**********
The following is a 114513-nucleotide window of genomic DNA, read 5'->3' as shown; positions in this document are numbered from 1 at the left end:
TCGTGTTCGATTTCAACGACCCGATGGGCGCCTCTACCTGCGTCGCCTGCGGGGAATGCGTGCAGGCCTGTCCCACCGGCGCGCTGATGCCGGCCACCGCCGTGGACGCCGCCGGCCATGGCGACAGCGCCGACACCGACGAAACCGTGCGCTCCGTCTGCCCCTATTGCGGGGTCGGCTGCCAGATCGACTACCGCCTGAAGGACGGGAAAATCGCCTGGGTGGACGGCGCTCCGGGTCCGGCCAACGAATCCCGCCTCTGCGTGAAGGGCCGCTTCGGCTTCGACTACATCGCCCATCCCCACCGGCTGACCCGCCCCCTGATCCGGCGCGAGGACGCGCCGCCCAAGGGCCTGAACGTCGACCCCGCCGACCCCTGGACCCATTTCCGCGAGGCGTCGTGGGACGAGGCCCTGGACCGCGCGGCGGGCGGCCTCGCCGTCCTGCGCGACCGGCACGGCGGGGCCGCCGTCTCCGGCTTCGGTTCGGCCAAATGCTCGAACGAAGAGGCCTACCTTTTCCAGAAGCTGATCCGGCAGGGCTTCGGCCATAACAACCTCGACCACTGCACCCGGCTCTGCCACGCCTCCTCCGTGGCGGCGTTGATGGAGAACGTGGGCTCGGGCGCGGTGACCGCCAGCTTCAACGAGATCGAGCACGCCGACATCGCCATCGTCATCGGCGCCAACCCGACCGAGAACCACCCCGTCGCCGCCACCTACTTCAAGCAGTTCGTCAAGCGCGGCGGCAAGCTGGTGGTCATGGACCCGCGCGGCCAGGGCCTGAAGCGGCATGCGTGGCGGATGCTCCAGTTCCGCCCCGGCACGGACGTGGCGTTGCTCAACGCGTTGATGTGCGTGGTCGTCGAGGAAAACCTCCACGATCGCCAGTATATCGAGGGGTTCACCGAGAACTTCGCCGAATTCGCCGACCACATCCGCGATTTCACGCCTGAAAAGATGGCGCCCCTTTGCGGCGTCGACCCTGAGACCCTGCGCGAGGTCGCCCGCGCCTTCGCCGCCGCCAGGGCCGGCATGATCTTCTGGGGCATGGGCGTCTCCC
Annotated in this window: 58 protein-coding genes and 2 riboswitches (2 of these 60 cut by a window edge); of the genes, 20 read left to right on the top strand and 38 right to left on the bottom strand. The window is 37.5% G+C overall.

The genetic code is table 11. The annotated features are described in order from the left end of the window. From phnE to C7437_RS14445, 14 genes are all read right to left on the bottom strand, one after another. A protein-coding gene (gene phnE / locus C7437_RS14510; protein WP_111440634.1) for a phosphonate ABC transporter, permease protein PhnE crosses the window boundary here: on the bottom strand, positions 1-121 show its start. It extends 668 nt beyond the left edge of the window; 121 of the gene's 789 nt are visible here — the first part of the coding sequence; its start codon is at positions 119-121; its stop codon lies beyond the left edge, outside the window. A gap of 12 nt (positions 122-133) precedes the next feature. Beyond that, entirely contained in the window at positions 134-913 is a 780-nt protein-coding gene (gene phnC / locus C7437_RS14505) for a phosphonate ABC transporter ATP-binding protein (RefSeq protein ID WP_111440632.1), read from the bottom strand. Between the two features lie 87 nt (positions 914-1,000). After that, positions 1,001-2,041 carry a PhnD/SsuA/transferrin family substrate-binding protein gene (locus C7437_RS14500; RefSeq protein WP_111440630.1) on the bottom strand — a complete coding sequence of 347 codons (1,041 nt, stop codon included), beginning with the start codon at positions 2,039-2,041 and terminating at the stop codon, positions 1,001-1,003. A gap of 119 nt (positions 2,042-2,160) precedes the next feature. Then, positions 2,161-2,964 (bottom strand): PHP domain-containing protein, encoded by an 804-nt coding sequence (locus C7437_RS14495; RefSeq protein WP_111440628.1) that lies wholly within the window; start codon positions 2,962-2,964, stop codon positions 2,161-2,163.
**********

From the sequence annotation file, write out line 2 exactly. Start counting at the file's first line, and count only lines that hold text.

TCGTGTTCGATTTCAACGACCCGATGGGCGCCTCTACCTGCGTCGCCTGCGGGGAATGCGTGCAGGCCTGTCCCACCGGCGCGCTGATGCCGGCCACCGCCGTGGACGCCGCCGGCCATGGCGACAGCGCCGACACCGACGAAACCGTGCGCTCCGTCTGCCCCTATTGCGGGGTCGGCTGCCAGATCGACTACCGCCTGAAGGACGGGAAAATCGCCTGGGTGGACGGCGCTCCGGGTCCGGCCAACGAATCCCGCCTCTGCGTGAAGGGCCGCTTCGGCTTCGACTACATCGCCCATCCCCACCGGCTGACCCGCCCCCTGATCCGGCGCGAGGACGCGCCGCCCAAGGGCCTGAACGTCGACCCCGCCGACCCCTGGACCCATTTCCGCGAGGCGTCGTGGGACGAGGCCCTGGACCGCGCGGCGGGCGGCCTCGCCGTCCTGCGCGACCGGCACGGCGGGGCCGCCGTCTCCGGCTTCGGTTCGGCCAAATGCTCGAACGAAGAGGCCTACCTTTTCCAGAAGCTGATCCGGCAGGGCTTCGGCCATAACAACCTCGACCACTGCACCCGGCTCTGCCACGCCTCCTCCGTGGCGGCGTTGATGGAGAACGTGGGCTCGGGCGCGGTGACCGCCAGCTTCAACGAGATCGAGCACGCCGACATCGCCATCGTCATCGGCGCCAACCCGACCGAGAACCACCCCGTCGCCGCCACCTACTTCAAGCAGTTCGTCAAGCGCGGCGGCAAGCTGGTGGTCATGGACCCGCGCGGCCAGGGCCTGAAGCGGCATGCGTGGCGGATGCTCCAGTTCCGCCCCGGCACGGACGTGGCGTTGCTCAACGCGTTGATGTGCGTGGTCGTCGAGGAAAACCTCCACGATCGCCAGTATATCGAGGGGTTCACCGAGAACTTCGCCGAATTCGCCGACCACATCCGCGATTTCACGCCTGAAAAGATGGCGCCCCTTTGCGGCGTCGACCCTGAGACCCTGCGCGAGGTCGCCCGCGCCTTCGCCGCCGCCAGGGCCGGCATGATCTTCTGGGGCATGGGCGTCTCCC